For me, the most enticing aspect of a film festival program is the scheduling of fresh visions by genre filmmakers.
Over the first few days of the SFF, I have entered with trepidation but emerged joyously enriched by a) a studio-backed romantic comedy that gets a mighty laugh by referencing Ingmar Bergman's Det sjunde inseglet (The Seventh Seal, 1957); b) an American ghost story that has provided me with the first pure jolt of cinematic terror in a long time; c) a teen's sexual coming-of-age tale set against the plight of the indigenous Guarani tribespeople and its shamanistic customs, and d) an adrenalized zombie horror epic about re-animated Nazis that has become Norway's biggest hit in years.
The Romantic Comedy
Marc Webb's 500 Days Of Summer is about a guy who longs for a girl, gets her, loves her, loses her. That's no spoiler, don't worry. This film is on the verge of becoming this decade's The Graduate/Annie Hall/Say Anything.../Jerry Maguire because Webb achieves with warm characterisations and a fluid style, all the elements that have made those past hits so immediate and timeless. His film is an insightful, honest approach to love, from a script respectful of its leads' individuality, with a cheeky honesty informing in every scene. Webb has also captured star-making performances from a young man we have all wanted to see become a star for a long time (Joseph Gordon-Levitt) and, channelling Diane Keaton's 'Annie', a young actress we have adored in films far below her talent for too long (Zooey Deschanel). Beautifully shot, designed with a lush European richness that captures Los Angeles like never before, and with a soundtrack destined for every 20-something's CD collection, 500 Days Of Summer is the smartest feel-good romantic flick in many years.
The Ghost Story
About 40 minutes into Oren Peli's Paranormal Activity, I began to giggle uncontrollably – which, I know, is not the traditional way to start a positive review of a supernatural thriller. But I wasn't giggling out of derision or disrespect; quite the opposite. At about the 40 minute mark, I was shit-scared. This faux-doco that purports to capture the breakdown of a relationship due to spirits that inhabit a young couple's house is a precisely-contrived, manipulative piece of low-budget film-making that, despite all my finely-tuned instincts as an aged film reviewer, had succeeded in pushing me back into my chair and having to watch from over the top of my knees. I was giggling because it had been 20-odd years since a film had frightened me like Paranormal Activity, and I was loving every minute of it. As much as I told myself the film was fake, I couldn't calm the very real feelings of dread I was experiencing. (Note: This is the second year in a row the SFF has freaked me out with a docu-chiller. Australian director Joel Anderson's Lake Mungo, which finally gets a national release on July 30, is just as accomplished and frightening. Check it out...)
The Teen Drama
Osvaldo (Abrísio da Silva Pedro) is a teenage boy with a drunken father, distracted mother, troubled best friend and a longing for the girl from the rich part of town. It's a teen-drama stereotype as old as the moving image – you may be scanning the credits right now for 'Written and Directed by John Hughes'. But Osvaldo is Guarani, native to rainforests of South America, and an apprentice shaman, blessed with the ability to see the evil spirits of the forests and being trained to chant to protect his tribe. They have been driven from their land and take refuge by the property of a Brazilian landowner, whose daughter seduces Osvaldo as he wards the spirits of the land by a riverbank. The young people of his tribe are disillusioned and suicide rates are high. Pretty In Pink, this ain't. Marco Brechis' La terra degli uomini rossi (Birdwatchers) is a mystical, majestic story of tribal traditions, social integration and teenage angst. Most importantly, it is never one above the other, each element of its layered themes intertwined succinctly. I didn't understand his language, landscape or customs, but Osvaldo's plight was instantly recognisable and heartbreakingly familiar.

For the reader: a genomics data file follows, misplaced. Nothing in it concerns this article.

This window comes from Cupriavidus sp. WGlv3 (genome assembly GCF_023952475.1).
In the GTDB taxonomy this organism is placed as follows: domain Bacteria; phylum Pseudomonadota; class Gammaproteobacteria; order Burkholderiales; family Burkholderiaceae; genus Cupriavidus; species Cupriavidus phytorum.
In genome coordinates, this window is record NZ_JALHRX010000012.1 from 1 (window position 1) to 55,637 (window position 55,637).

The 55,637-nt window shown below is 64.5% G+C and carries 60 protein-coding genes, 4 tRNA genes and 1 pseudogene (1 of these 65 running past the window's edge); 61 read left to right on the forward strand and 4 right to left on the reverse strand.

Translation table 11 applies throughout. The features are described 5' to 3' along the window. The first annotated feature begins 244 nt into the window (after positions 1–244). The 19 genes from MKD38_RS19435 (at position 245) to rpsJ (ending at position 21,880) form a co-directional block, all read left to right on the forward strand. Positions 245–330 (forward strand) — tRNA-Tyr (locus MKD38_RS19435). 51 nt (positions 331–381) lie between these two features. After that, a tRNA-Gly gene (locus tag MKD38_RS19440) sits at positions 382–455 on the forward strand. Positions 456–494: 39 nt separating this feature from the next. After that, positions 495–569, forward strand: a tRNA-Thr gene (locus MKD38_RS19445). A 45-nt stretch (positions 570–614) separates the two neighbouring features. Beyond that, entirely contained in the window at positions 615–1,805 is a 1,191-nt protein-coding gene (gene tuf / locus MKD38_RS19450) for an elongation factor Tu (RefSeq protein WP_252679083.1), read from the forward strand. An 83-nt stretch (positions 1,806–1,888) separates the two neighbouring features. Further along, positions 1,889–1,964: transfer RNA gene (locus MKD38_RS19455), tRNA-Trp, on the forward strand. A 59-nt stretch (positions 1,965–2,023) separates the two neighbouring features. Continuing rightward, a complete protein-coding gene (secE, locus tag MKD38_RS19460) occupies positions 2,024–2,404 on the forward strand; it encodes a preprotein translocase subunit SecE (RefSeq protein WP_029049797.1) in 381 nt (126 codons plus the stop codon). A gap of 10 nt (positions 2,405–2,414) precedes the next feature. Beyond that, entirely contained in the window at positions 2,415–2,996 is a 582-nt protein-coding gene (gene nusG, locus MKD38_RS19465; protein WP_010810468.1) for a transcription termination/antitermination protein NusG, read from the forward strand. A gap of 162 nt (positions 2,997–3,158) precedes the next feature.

The Zombie Film
Time magazine recently ran an Arts feature entitled “Zombies Are The New Vampires”. Author Lev Grossman concluded the most recent incarnation of society's fears (zombies can really only be dated as far back as George Romero's 1968 shocker Night Of The Living Dead) was finally coming of age. The most prominent image in the article was from Tommy Wirkola's Dod Sno (Dead Snow), the story of a rampaging horde of resurrected Nazi soldiers feasting on the warm innards of Nordic med students in Norway's most remote mountain regions. It was the first time a Norwegian zombie film had appeared in the pages of Time magazine.
Wirkola is a fan of the genre – his dizzying camerawork is an homage to Sam Raimi's Evil Dead films; a chubby, horror-film know-it-all character wears a t-shirt emblazoned with the key-art from Peter Jackson's Braindead. It's a visceral, pungent, hilarious film – as nerve-rattling as Danny Boyle's 28 Days Later and funnier than Edgar Wright's Shaun Of The Dead.
There are those that still look at film festivals as high-brow, elitist endeavours – endless days filled with the works of the worlds pessimists, bleating about the pain of their respective nations, dressed as dour cinematic social realism. The 2009 Sydney Film Festival could never be accused of such a myopic agenda. Sure, there is some top-end-of-town artistry in the '09 Program, but dig deep and you'll find a festival committed to the very best of popular film-making from all corners of the globe.